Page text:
If you get rid of the death penalty, how long until these special protections and closer scrutiny apply to LWOP cases?

Posted by: tmm | Mar 20, 2014 11:25:34 AM

One cost of the death penalty is that while an arbitrary number of people are sentenced and executed along with a bunch sentenced and subject to appeals and other drama, other things -- including other problems of the rest of the people in the justice system -- are worried about less. Doug Berman flagged this issue.

To some extent, the reason is that "death is different," and "life" and "liberty" (and "property") are handled differently in law and life in a variety of ways. But, at some point, it is a misuse of resources. At any rate, if the death penalty does not apply or apply only in a limited number of cases, that would alter as well.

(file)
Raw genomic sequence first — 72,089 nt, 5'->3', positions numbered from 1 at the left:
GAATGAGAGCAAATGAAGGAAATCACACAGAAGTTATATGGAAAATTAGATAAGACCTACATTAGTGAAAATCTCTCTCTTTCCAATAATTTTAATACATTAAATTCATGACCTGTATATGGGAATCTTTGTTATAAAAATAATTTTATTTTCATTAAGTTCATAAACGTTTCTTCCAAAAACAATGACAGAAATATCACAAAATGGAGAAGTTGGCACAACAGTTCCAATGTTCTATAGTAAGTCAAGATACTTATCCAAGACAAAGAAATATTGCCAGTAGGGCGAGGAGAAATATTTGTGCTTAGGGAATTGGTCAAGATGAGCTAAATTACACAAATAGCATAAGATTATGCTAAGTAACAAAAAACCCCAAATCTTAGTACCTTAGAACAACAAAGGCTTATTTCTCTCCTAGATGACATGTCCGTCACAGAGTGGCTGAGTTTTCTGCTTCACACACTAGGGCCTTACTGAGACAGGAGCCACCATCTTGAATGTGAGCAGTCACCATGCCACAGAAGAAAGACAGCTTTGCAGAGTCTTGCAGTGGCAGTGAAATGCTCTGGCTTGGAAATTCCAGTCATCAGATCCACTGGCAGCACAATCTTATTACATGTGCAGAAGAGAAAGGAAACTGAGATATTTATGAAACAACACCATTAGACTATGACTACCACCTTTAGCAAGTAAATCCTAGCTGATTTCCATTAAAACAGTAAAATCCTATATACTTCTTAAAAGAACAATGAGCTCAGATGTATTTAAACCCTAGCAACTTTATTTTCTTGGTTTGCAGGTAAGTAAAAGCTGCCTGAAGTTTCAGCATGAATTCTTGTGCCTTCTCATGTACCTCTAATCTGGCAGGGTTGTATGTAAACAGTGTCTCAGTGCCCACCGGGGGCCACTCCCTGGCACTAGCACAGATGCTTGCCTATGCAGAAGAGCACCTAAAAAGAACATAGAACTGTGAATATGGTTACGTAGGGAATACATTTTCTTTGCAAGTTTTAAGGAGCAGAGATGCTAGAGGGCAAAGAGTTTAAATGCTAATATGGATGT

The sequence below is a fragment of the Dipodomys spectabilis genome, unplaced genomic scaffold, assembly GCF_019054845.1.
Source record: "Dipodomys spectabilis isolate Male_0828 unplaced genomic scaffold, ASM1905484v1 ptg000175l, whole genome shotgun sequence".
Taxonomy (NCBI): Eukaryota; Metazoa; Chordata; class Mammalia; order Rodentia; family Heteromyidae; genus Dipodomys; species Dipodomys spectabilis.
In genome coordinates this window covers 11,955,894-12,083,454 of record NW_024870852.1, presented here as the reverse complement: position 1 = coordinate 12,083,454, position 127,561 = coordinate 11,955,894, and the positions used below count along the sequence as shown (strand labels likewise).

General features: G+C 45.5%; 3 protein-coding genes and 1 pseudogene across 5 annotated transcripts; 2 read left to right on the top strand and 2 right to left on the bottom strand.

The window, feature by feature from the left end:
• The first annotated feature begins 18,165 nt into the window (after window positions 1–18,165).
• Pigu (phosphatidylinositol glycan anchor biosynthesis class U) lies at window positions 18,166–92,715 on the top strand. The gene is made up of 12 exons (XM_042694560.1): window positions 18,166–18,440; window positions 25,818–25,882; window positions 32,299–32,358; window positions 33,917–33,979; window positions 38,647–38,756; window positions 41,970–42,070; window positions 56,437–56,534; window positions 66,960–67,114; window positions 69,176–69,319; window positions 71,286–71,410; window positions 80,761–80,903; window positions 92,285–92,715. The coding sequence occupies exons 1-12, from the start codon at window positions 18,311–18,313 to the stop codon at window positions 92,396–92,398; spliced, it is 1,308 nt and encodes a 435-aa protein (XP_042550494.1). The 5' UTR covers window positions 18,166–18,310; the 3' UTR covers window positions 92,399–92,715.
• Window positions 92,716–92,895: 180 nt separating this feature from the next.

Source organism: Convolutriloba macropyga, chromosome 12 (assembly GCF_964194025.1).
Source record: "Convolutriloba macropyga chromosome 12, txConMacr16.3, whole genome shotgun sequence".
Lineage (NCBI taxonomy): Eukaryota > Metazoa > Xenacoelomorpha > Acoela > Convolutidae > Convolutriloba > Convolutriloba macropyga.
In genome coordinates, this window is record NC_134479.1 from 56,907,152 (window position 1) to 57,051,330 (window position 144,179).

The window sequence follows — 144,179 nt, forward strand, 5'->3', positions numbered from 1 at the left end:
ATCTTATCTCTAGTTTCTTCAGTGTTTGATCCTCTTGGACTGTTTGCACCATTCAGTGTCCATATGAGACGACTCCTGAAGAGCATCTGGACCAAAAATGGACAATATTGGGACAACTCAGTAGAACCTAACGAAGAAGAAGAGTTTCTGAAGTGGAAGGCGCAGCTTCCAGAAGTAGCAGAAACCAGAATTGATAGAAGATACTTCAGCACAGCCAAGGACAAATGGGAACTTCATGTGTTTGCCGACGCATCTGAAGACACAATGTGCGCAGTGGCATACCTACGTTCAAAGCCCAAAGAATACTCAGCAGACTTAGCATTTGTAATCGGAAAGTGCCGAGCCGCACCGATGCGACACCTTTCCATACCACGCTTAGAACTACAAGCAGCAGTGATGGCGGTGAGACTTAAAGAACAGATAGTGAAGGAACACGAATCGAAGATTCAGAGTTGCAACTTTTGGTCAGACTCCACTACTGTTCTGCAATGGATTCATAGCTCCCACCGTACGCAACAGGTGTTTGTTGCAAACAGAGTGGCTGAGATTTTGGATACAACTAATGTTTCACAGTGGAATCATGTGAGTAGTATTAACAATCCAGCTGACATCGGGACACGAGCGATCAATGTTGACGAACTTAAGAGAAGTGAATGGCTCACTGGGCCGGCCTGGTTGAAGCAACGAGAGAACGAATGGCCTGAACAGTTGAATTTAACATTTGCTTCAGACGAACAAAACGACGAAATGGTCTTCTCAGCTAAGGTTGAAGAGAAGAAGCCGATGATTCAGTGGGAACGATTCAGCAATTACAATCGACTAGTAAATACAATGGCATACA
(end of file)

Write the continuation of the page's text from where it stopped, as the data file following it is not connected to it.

Posted by: Joe | Mar 20, 2014 12:09:00 PM

tmm --

"If you get rid of the death penalty, how long until these special protections and closer scrutiny apply to LWOP cases?"

The amount of time it takes light to cross a fingernail.

Posted by: Bill Otis | Mar 20, 2014 3:24:55 PM

Illinois abolished the death penalty, many, many appellate lawyers immediately lost their jobs from both sides.

The Supreme Court once ended the death penalty, same happened. They re-instated it.

Sentencing guidelines dropped crime by 40%. Justice Scalia led the charge to make them discretionary at a time of serious lawyer unemployment or under employment.

I agree with Bill, about the transfer of the appellate business to LWOP.

Posted by: Supremacy Claus | Mar 20, 2014 6:46:21 PM